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Startups are the new catalyst for sustainable innovation that no enterprise can ignore

20 Jan 2023

In a new series of blogs and vlogs, Capgemini Ventures asks whether startups are becoming the critical path to transformation and value creation

Increasingly, many in the corporate world and public sector are adopting a new hybrid model in which their internal R&D is complemented by ecosystems of startups. But the real implications of this change to the traditional tech adoption model are only slowly being realized. Increasingly, startups can deliver plug and play solutions that can be adopted quickly and directly – so, where does this leave Big Tech, clients, and service providers, and what is their new role in the value chain?

The market dynamics are changing fast, and corporate as well as public bodies must find the most appropriate way to leverage the power of startup ecosystems to create sustainable value.

“Standing still is the fastest way of going backwards in a rapidly changing world.” These words, attributed to the Hollywood actress Lauren Bacall, could easily apply to corporate ambition in the 21st century. While every enterprise recognizes the imperative to move forward by leveraging breakthrough technologies and evolving innovative products and services, some have also recognized that the sources of new thinking and ideas are evolving too. Where a decade ago businesses would rely on their own R&D departments, together with bilateral partnerships and strategic alliances with Big Tech companies, now there are new players in town. These are the growing number of tech startups, disrupting markets and powering technological innovation to an ever-increasing extent. Dynamic, agile, and unafraid to take risks, it is estimated that by 2025 they will constitute 44% of innovation sources, compared to 10% today.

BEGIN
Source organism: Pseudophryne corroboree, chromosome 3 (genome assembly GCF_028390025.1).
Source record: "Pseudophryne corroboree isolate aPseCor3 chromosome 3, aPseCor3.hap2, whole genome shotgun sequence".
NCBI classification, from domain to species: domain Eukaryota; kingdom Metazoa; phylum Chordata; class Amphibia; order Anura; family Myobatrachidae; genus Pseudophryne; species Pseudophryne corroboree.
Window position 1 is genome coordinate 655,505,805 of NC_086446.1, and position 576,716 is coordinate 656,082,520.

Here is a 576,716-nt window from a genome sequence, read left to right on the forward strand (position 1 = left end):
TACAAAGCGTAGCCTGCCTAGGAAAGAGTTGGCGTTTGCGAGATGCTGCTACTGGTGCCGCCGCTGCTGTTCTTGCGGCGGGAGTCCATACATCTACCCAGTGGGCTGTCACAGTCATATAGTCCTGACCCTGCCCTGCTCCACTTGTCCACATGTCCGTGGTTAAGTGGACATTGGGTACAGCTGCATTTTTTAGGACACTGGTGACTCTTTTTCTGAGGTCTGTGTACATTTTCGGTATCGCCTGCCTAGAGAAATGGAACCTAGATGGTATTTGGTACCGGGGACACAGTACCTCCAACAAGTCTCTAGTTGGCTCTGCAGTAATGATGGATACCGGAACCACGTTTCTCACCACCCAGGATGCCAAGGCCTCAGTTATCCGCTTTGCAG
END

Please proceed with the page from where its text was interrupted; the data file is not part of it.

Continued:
The ability to implement groundbreaking solutions at speed – to achieve both significant change and incremental gain – is the holy grail for businesses. This is precisely what startups can help them deliver, often with plug and play solutions and capabilities and expertise that companies cannot always source in-house. Of course, external sources may always need to be complimentary to their own R&D, but whatever particular challenges a business faces, there’s a strong chance that a solution will be developed faster with the help of a startup.